Alumnus Tom O’Handley was moved by the story of Viola Desmond, and inspired after seeing her featured on the new Canadian ten dollar bill which came into circulation.
‘I love that Viola Desmond is the first Canadian-born woman to be solely represented on our national currency,” says Tom. “One of the many things I love about the new bill is the map of North-End Halifax printed on it. This map got me thinking about this incredible community and how I could honor her legacy,”
He began donating his new ten dollar bills to charities and not-for-profits in the North End, in Viola’s honour.
When Saint Mary’s announced the new Viola Desmond Bursary in November 2018, Tom was inspired again.
“I’m extremely proud of Saint Mary’s University for offering a bursary commemorating Viola Desmond. As a SMU alumni, I have always loved the sense of community on campus. Once I found out that the bursary will help African-Nova Scotian students on their path to success, I decided to not only increase my monthly giving to Saint Mary’s but to also re-direct it to support this bursary.”
Tom’s contributions will go to a fund which supports bursaries of $1,946 to current African-Nova Scotian students studying full-time. The amount of the bursary commemorates the year of Viola’s arrest. The bursary was created with permission of the Desmond family and will give preference to a female student studying business or entrepreneurship.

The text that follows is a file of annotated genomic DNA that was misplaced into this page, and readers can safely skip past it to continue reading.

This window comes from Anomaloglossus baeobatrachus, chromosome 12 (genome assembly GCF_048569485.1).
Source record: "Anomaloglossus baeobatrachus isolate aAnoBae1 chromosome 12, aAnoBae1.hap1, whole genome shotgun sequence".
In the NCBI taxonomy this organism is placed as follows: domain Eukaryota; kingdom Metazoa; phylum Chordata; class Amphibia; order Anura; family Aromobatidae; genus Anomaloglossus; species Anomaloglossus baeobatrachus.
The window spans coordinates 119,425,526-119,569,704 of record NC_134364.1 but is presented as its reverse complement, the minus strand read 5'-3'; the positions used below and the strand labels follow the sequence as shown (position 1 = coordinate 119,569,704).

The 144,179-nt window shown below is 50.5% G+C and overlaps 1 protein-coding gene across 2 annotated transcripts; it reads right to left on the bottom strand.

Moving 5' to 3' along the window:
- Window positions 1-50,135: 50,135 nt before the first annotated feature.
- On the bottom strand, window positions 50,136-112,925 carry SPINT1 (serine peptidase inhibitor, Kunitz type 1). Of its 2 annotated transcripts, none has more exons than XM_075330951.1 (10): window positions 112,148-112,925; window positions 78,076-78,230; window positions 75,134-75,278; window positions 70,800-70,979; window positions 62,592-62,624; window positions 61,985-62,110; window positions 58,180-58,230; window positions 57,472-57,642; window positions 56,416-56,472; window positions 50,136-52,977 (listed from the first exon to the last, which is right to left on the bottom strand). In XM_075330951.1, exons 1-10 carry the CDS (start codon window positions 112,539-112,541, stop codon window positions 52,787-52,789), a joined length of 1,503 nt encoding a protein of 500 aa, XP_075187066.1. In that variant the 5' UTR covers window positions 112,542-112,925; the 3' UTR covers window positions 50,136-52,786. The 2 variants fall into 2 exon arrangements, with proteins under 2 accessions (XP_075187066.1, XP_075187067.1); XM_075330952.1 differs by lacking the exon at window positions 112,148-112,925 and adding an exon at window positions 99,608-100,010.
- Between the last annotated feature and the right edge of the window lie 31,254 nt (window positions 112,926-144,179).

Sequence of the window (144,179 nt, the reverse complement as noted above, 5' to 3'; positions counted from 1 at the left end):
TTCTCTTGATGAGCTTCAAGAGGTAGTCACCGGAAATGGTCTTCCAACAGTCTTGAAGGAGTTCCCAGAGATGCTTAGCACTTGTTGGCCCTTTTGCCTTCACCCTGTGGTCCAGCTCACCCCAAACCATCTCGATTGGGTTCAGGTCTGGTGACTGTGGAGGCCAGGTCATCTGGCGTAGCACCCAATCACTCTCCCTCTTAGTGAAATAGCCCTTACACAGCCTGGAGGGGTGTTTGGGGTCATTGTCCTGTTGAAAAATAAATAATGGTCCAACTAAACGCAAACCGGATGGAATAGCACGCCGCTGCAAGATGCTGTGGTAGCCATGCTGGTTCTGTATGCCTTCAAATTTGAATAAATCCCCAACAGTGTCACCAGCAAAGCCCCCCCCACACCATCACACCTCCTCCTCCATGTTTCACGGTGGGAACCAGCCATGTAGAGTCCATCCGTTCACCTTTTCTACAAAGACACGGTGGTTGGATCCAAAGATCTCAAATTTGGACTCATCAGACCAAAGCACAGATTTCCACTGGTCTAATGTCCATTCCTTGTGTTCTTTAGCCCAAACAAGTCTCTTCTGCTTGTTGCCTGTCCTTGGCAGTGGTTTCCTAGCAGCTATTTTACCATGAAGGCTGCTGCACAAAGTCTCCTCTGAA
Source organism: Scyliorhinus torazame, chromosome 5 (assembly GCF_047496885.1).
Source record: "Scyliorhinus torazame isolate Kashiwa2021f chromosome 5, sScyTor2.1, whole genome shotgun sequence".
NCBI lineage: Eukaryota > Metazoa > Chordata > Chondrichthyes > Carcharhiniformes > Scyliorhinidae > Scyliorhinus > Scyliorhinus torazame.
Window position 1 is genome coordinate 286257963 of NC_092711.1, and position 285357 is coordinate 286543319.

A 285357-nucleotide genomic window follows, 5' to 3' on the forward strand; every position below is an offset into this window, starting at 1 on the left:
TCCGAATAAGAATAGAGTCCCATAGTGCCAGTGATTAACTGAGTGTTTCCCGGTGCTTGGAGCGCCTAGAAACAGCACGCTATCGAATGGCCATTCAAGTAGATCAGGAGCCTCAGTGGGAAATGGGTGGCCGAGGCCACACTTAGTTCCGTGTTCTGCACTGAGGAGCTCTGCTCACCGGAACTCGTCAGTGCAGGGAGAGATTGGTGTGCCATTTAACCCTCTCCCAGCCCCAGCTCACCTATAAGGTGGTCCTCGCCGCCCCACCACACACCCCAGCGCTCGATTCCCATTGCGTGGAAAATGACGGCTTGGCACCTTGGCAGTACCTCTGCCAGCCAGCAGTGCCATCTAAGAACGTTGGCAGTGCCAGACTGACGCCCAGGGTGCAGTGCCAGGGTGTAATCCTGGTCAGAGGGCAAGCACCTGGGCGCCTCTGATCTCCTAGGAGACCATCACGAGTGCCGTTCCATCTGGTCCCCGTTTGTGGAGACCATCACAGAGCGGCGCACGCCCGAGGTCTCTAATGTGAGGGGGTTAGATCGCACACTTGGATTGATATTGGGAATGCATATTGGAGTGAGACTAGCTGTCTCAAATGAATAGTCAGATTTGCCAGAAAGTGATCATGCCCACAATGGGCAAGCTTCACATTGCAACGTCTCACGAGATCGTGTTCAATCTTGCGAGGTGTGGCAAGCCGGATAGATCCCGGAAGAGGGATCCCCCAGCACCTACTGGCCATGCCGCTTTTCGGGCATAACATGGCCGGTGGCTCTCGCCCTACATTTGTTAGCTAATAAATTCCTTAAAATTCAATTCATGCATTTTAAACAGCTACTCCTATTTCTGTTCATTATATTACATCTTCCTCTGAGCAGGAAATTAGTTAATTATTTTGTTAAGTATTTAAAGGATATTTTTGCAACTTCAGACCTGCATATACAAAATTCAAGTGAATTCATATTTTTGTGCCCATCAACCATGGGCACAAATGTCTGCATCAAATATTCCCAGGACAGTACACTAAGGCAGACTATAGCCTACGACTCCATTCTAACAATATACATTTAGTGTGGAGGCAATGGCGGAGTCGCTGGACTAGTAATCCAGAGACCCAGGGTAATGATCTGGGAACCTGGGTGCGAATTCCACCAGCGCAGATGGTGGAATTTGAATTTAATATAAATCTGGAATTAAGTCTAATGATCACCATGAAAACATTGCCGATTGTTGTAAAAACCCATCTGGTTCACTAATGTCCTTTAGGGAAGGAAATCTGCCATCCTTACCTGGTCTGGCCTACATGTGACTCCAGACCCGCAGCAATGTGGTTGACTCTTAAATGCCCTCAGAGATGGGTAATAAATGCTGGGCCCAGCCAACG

“Viola Desmond’s legacy taught us that the only time we should look down on someone is when we are helping them up. The need is great as there are many worthy organizations in the North End that are looking for more support so if you like this idea, please join me in this cause.” Tom currently works as Development Officer for Easter Seals Nova Scotia and is a member of the SMU Alumni Council.
To make a contribution to the Viola Desmond Bursary visit SMU.ca/give.
Viola Desmond was a black Halifax woman who became an important figure in the Canadian civil rights movement.
A trailblazing entrepreneur, she opened the Desmond School of Beauty Culture in Halifax’s North End, which offered space for black students to learn hair and skincare, and carried a line of cosmetics.
In November 1946, while visiting New Glasgow, NS, Viola attended the segregated Roseland Theatre to see a movie. When she was denied a floor ticket (where white patrons sat), Viola purchased a seat for the balcony but sat on the floor to better see the screen. Soon after, she was arrested, held in jail, and convicted of tax evasion for the one cent difference in the price of the movie ticket.
The charge was largely protested by Nova Scotia’s black community, and was officially pardoned by the Government of Nova Scotia and Lieutenant-Governor Mayann Francis in 2010. Viola Davis died in 1965.